Former Cronulla Sharks captain and coach Noel Thornton dies

Black, white and blue forever: Noel Thornton with his beloved Cronulla Sharks. Picture: Supplied
Black, white and blue forever: Noel Thornton with his beloved Cronulla Sharks. Picture: Supplied

When Cronulla finally ended a half-century long premiership drought in 2016, Noel Thornton was brought to tears.

“His boys” had done it.

“Dad was in hospital for their big winning streak in 2016 but every time I’d talk about them with him he’d call them his boys,” Thornton’s son, Peter, told the Leader

“Then when they won the comp it was ‘my boys have done it.’ It’s like he was back coaching them. It was like going back in time for him. It was such a precious thing for us that they won a comp before he died.” 

Thornton, a former Cronulla captain and coach, died after a long battle with leukemia last week aged 78.

He was the first man to ever run out onto what was then known as Endeavour Field, now Southern Cross Group Stadium, wearing the famous black, white and blue. Thornton was the Sharks’ captain for their first game at the venue which Cronulla won 10-7 against Parramatta midway through the 1968 season, ensuring he will always hold a special place in the club’s history.

Noel Thornton. Picture: Supplied

Noel Thornton. Picture: Supplied

Thornton captained Cronulla for two years from when he joined the club in 1968. He went on to coach reserve grade under Tommy Bishop in 1973 and called the shots from the sideline during the grand final against Manly that year with Bishop on the field. He then took the first grade coaching job in 1974 before joining Jack Gibson’s coaching staff at Eastern Suburbs a year later.

A husband to Patricia for 58 years and father to Julie, Peter and Michael, Thornton’s family called Wanda home before he relocated to Tweed Heads in 1996.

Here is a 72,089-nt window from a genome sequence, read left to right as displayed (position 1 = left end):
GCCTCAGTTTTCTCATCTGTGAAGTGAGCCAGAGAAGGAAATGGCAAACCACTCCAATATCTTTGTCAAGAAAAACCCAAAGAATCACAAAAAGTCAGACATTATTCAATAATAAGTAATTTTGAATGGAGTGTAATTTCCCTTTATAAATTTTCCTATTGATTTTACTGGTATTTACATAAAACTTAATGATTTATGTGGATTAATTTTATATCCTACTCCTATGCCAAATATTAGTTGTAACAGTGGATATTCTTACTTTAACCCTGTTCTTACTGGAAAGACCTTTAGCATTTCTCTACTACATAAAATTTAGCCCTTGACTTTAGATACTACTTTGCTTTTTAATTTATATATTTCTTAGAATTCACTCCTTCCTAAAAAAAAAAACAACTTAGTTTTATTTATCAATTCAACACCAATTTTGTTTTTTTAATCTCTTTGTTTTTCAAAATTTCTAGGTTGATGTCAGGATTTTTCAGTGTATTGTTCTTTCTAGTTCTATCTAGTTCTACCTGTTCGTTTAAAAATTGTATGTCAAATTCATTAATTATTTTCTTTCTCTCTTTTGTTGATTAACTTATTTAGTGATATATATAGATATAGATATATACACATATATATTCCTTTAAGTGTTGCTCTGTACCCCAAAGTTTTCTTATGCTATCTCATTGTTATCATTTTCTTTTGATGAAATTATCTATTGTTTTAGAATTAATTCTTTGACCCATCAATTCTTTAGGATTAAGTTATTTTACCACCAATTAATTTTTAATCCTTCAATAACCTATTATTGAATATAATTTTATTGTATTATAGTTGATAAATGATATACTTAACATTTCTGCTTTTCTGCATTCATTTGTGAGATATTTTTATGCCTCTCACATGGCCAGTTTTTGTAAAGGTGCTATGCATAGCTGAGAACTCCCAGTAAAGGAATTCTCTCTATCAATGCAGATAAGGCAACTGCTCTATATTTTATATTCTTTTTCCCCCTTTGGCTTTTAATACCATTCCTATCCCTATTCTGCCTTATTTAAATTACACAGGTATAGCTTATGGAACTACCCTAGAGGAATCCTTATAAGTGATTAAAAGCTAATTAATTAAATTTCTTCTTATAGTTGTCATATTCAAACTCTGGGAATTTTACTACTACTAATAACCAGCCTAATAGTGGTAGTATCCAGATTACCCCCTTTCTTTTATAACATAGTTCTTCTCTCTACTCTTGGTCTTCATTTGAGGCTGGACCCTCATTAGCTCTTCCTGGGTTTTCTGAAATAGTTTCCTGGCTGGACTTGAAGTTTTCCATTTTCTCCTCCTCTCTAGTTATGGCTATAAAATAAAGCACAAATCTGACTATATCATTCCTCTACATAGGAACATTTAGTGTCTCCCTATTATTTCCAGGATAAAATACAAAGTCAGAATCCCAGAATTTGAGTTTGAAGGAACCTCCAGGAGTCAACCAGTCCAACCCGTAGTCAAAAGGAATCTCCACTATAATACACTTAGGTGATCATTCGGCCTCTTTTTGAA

Despite living more than 800 kilometres away, Thornton never lost his connection with the club he loved.

“You never saw dad cry but he shed a tear that day [Cronulla won the premiership],” Peter said. 

“I went to the game with my son and he was at home with the rest of the family all singing ‘Up, up, Cronulla.’ He was over the moon singing and crying. He helped pen that song. They sat down after a game in ‘68 I think it was with Johnny Maguire and one of the other boys.

“They were sat in the sheds there saying ‘we can’t keep singing what we’re singing’ so they made up a song. I don’t know how they did it, if they put a few words together and someone put it to the tune, but that’s what they did.

“He didn’t ever tell me that [he was the first Sharks player to run out onto Shark Park] until [2016] grand final time when there was all the interest in the Sharks and people coming out of the woodwork with stories. I thought ‘wow, I didn’t know that dad. That’s something to remember.’ And he just said ‘oh yeah, I didn’t really think about it until later.’

“And that was the kind of bloke he was. Very humble, he didn’t talk much about footy. I was interested when I got a bit older and started asking him questions but it was when he’d go for a beer with his mates down the club he’d open up a bit and tell us some great stories.”

Thornton’s funeral will be held at the Melaleuca Station Memorial Gardens, Tweed Valley Way, Chinderah on Thursday, followed by a wake to celebrate his life at Seagulls Club.


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